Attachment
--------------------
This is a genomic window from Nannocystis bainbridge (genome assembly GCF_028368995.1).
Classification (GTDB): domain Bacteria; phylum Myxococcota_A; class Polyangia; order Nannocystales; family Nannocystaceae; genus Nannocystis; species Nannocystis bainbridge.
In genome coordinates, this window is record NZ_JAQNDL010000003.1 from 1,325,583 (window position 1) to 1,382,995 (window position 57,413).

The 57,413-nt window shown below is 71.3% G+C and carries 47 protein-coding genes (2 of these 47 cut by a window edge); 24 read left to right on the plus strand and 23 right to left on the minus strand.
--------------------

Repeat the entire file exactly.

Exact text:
This is a genomic window from Nannocystis bainbridge (genome assembly GCF_028368995.1).
Classification (GTDB): domain Bacteria; phylum Myxococcota_A; class Polyangia; order Nannocystales; family Nannocystaceae; genus Nannocystis; species Nannocystis bainbridge.
In genome coordinates, this window is record NZ_JAQNDL010000003.1 from 1,325,583 (window position 1) to 1,382,995 (window position 57,413).

The 57,413-nt window shown below is 71.3% G+C and carries 47 protein-coding genes (2 of these 47 cut by a window edge); 24 read left to right on the plus strand and 23 right to left on the minus strand.